sharing your stories and remembering your children
By Nick Carrington EPLA Editor
Our culture struggles to comfort families who have suffered a miscarriage. One reason is that we have trouble empathizing.
We expect to lose elderly loved ones at some point. Many children know what the loss of a grandparent feels like. Far fewer of us know how to nurse the wound of losing a child. We can’t fathom that level of ache - what it’s like to take the screws out of a crib.
Even if we can imagine the loss of a child, the lack of interaction with a miscarried child makes it harder. The parents recognize the loss as what it is: the death of a person. The mother feels her child within her, or at least the sickness, tiredness, or other bodily changes that come with being pregnant. She bonds with her little one in a special way, the way only a mother can.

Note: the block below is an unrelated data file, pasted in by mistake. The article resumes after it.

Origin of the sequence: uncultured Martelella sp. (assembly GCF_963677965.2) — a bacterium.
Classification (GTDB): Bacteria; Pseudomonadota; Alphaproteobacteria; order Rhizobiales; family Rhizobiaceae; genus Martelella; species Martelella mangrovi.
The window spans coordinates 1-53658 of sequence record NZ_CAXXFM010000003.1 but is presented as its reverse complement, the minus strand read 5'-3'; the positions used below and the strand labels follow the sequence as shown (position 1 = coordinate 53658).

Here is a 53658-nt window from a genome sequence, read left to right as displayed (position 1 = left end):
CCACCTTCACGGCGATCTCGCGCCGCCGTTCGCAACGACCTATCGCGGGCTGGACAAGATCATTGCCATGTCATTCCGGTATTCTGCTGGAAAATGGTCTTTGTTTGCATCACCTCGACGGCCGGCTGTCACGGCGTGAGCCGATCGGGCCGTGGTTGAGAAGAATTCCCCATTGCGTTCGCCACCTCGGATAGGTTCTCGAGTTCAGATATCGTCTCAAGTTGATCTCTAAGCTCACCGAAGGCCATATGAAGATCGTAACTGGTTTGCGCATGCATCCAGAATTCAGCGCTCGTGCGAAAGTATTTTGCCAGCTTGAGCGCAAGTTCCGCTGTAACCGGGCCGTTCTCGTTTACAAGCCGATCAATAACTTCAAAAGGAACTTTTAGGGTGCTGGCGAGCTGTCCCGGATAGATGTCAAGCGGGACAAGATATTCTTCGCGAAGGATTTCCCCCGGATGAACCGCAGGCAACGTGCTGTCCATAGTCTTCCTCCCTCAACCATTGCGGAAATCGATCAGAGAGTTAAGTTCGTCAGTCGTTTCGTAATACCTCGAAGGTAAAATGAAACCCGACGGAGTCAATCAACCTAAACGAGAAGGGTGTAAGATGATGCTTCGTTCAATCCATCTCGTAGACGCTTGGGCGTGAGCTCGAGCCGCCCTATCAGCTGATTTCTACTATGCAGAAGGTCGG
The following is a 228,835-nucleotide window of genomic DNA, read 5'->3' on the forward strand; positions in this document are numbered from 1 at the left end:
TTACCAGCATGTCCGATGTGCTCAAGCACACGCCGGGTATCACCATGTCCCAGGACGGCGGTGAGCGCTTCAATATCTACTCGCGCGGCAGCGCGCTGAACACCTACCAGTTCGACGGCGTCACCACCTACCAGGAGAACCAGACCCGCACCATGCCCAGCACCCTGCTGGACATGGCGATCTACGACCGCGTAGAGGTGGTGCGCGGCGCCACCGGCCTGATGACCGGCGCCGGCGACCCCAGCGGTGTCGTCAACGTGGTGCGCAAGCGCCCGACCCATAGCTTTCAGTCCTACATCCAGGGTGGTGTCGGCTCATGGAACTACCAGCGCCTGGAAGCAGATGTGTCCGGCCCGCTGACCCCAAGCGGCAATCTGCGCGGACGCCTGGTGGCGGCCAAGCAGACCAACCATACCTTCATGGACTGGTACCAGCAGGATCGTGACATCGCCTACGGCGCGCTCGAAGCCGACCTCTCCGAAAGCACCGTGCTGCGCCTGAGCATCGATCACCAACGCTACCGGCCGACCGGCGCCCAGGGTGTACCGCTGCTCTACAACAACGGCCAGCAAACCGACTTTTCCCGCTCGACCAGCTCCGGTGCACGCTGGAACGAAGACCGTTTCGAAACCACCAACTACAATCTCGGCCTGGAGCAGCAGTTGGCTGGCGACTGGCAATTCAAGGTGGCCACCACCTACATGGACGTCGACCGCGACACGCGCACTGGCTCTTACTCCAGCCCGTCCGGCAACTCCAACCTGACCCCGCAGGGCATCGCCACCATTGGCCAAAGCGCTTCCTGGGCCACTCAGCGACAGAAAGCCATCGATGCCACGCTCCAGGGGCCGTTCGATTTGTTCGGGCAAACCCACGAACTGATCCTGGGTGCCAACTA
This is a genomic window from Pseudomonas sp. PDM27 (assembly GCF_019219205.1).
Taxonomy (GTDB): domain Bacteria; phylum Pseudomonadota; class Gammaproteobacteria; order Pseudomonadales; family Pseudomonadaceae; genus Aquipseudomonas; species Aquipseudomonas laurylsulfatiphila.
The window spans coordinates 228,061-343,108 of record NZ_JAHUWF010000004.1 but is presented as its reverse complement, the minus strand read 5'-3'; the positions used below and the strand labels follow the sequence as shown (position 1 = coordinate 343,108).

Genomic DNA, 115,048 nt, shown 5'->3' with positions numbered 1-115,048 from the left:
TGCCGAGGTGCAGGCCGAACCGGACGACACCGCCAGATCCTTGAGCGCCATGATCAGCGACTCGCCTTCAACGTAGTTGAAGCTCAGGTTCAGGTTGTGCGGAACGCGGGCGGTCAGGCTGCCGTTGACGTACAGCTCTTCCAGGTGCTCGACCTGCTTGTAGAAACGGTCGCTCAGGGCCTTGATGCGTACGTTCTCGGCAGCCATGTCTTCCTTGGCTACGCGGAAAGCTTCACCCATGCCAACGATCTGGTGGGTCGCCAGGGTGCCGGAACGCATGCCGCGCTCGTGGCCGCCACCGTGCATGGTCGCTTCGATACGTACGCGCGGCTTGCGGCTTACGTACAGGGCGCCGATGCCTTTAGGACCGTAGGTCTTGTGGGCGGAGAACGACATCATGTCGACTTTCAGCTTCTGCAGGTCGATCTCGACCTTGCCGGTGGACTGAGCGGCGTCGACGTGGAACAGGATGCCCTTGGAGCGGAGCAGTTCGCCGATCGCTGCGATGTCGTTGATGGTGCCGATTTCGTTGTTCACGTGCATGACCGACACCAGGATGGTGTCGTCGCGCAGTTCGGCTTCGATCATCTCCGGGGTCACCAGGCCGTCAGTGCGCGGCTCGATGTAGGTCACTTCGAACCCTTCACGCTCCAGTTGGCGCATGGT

Both the father and the mother dream of who that child will be. They think of holding that little one, clothing him or her, instilling wisdom and virtue. A father may read or sing to his child in the womb, hoping he or she will learn to recognize his voice.
The parents love the child. Their child.
But as friends and family, we don’t dream daily of that child. We never get to hold him or her. While we understand that little one is part of our family, we don’t feel it until we experience him or her for ourselves.
So when there is a miscarriage, many loved ones struggle to empathize. It feels like an event without a category, something outside of our experience.
It’s not. Not feeling the weight of reality doesn’t change reality. Our loved ones have lost a child and to mourn with them, we must work to empathize with them, recognizing the magnitude of that loss. To do otherwise is to fail to help the parents or give dignity to their child.
To see and on some level, suffer that loss, we need to read stories of loss. We need to absorb the kind of language parents of miscarriage use. We need to listen to our loved ones when they are ready to talk.
In doing so, we take a small part of their burden upon us. In tragedy, that may be all we can do.
Nick Carrington is an Editor for the EPLA and Associate Professor of Professional Writing at Cedarville University